Tips to Resolve Diversity-Based Conflicts at Work

It’s inevitable that someone will say something demeaning or offensive to another person at work. How these “diversity moments” are handled can make the difference between boiling over into large conflicts or fostering greater understanding among colleagues.

Here are my tips for what leaders can do to enable a more positive outcome:

Establish a process. Be clear on expected behaviors for your company community (what’s acceptable and what’s not) and identify a point of contact for employees to consult with when a conflict arises (a manager or designated HR representative). By communicating a process throughout the workplace, you reassure employees of your commitment to company values and that they can come forward with concerns without fear of retribution.

Speak up. If you hear something inappropriate or hurtful, it is important to speak up. If you stay silent, other people may interpret your silence as support for the hurtful comment or action. If someone comes to you with a concern, encourage the individual to speak up. While conversations about politics, race, etc. are uncomfortable, not speaking up allows hurt feelings and misunderstandings to fester. And that leads to employees feeling that they don’t belong. The lack of belonging is a primary cause of lower employee engagement and loss of credibility with efforts to foster a culture of inclusion.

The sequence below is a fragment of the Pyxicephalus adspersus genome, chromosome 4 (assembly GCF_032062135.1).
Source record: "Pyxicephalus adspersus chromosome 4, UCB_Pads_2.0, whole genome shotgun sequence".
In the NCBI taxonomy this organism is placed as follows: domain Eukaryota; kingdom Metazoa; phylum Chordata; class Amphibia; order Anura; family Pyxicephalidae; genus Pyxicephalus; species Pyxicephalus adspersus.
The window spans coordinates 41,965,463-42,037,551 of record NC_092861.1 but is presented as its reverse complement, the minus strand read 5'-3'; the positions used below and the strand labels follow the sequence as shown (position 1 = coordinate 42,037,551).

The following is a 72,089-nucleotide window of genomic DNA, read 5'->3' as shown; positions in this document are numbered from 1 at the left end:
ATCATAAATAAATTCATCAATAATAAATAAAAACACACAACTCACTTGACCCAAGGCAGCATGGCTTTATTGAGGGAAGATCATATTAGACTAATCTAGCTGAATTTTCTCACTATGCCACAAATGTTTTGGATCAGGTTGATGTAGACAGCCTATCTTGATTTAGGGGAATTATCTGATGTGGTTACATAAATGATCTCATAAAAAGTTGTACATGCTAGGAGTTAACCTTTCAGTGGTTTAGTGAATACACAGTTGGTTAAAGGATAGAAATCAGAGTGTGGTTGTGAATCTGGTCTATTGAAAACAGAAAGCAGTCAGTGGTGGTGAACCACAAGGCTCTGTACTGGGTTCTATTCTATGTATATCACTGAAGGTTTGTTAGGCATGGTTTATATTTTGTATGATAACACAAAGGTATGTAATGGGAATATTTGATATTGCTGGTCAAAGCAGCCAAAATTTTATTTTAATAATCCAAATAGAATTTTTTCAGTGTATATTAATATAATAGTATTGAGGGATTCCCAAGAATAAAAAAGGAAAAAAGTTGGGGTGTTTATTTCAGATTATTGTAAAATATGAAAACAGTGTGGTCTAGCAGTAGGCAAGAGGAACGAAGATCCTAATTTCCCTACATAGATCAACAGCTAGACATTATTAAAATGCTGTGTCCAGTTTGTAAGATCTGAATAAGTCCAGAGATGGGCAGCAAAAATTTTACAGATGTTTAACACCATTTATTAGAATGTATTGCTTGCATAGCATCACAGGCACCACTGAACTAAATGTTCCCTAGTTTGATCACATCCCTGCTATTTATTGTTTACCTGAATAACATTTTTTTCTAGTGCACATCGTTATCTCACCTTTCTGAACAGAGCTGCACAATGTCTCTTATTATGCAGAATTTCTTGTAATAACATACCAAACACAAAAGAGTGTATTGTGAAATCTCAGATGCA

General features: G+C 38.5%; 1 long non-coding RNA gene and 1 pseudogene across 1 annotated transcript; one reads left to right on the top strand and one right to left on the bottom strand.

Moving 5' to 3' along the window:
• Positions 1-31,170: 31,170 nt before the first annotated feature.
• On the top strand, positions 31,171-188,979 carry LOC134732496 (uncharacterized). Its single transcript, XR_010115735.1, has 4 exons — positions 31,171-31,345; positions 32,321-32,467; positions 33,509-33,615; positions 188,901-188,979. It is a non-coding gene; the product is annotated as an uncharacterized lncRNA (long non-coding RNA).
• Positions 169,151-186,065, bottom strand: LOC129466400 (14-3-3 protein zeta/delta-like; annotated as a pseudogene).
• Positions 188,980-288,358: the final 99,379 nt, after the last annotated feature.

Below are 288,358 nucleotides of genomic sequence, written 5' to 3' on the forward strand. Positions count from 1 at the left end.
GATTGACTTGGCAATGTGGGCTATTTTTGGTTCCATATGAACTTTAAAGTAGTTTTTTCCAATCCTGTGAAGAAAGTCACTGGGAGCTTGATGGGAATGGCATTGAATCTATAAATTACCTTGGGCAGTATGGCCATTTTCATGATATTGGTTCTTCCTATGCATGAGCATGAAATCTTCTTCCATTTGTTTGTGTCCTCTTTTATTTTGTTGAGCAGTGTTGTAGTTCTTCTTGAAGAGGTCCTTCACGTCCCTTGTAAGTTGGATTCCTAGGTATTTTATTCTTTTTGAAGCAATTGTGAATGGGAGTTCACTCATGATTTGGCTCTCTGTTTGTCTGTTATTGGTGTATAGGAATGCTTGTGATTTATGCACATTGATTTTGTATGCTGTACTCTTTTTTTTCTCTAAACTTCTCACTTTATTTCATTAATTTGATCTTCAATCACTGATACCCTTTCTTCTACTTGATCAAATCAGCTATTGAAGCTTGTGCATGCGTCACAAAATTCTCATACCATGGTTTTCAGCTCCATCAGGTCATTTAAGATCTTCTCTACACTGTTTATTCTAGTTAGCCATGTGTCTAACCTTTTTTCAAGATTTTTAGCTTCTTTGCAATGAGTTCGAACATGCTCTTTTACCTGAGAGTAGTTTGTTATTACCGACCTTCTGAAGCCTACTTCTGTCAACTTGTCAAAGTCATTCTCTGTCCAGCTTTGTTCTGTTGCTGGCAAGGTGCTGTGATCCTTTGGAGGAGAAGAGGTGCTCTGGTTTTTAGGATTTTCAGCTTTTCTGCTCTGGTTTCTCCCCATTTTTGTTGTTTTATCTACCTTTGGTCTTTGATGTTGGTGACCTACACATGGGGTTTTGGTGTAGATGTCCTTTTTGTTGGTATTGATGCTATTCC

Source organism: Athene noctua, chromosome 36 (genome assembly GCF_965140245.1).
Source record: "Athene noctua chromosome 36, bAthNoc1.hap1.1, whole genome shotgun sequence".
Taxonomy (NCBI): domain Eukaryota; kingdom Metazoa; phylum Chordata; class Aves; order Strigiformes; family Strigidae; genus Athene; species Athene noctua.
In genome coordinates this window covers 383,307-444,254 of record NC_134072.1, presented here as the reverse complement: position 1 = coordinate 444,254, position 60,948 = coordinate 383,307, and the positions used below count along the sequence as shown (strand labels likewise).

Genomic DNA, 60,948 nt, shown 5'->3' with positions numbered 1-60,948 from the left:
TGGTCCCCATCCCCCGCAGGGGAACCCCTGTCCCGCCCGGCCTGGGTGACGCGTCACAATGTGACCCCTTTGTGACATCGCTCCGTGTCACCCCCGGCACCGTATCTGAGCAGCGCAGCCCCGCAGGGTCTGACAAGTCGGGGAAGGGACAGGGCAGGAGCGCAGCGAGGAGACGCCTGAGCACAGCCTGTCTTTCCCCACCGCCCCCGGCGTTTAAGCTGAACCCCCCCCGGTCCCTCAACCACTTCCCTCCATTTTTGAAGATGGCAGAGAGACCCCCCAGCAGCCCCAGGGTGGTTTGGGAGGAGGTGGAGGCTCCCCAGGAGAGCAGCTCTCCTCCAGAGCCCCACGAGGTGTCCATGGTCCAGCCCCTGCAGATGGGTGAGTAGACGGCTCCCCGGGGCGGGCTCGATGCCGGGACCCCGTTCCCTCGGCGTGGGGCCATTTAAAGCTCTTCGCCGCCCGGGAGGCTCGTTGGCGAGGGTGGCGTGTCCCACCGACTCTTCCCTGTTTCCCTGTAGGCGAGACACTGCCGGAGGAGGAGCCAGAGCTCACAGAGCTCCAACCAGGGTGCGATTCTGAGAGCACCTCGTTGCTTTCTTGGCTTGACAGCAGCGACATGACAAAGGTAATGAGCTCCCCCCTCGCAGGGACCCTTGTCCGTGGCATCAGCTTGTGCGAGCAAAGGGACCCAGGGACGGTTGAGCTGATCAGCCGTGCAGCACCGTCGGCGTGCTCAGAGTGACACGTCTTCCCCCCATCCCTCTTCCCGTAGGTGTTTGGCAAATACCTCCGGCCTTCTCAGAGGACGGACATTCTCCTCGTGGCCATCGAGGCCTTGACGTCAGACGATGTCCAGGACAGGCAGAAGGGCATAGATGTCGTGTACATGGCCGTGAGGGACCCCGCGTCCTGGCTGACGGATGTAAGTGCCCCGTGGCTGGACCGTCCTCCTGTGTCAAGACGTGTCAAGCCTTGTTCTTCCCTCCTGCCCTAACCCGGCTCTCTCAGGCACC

Engage in respectful dialog. When you speak up, make sure you do it with the goal of seeking to understand and bridge differences. Don’t assume that the other person intended harm. Quickly explain the concern from your perspective and invite the other person to share their perspective. Pose questions like, “I’m curious to know what you meant by your comment”. Explain the impact of what they said with phrases like, “I know you meant that to be funny, but it was hurtful to me because…” Finally, invite the person to share from their perspective by asking, “How do you look at this?” The goal is to not resolve the conflict in a single conversation, but rather to leave the door open for a second, third or fourth conversation. That’s when greater meaning and deepen relationship building occurs.

With some proactive measures and inclusive communication skills, you can use workplace diversity moments to strengthen and give credibility to your efforts to foster a culture of inclusion.

Download and share my Building Bridges Through Dialog Playbook for more tips on how to practice inclusive communication skills at work in order t

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Beth Ridley is a former corporate executive turned organizational transformation consultant, speaker and author. Beth combines 25 years of global leadership and management consulting experience with expertise in diversity and inclusion and positive psychology to partner with leaders to transform workplace cultures to better achieve their vision and goals. Beth’s work is featured in national publications and she frequently delivers keynotes and workshops at events around the world. Beth lives with her husband and three children in Milwaukee, Wisconsin.

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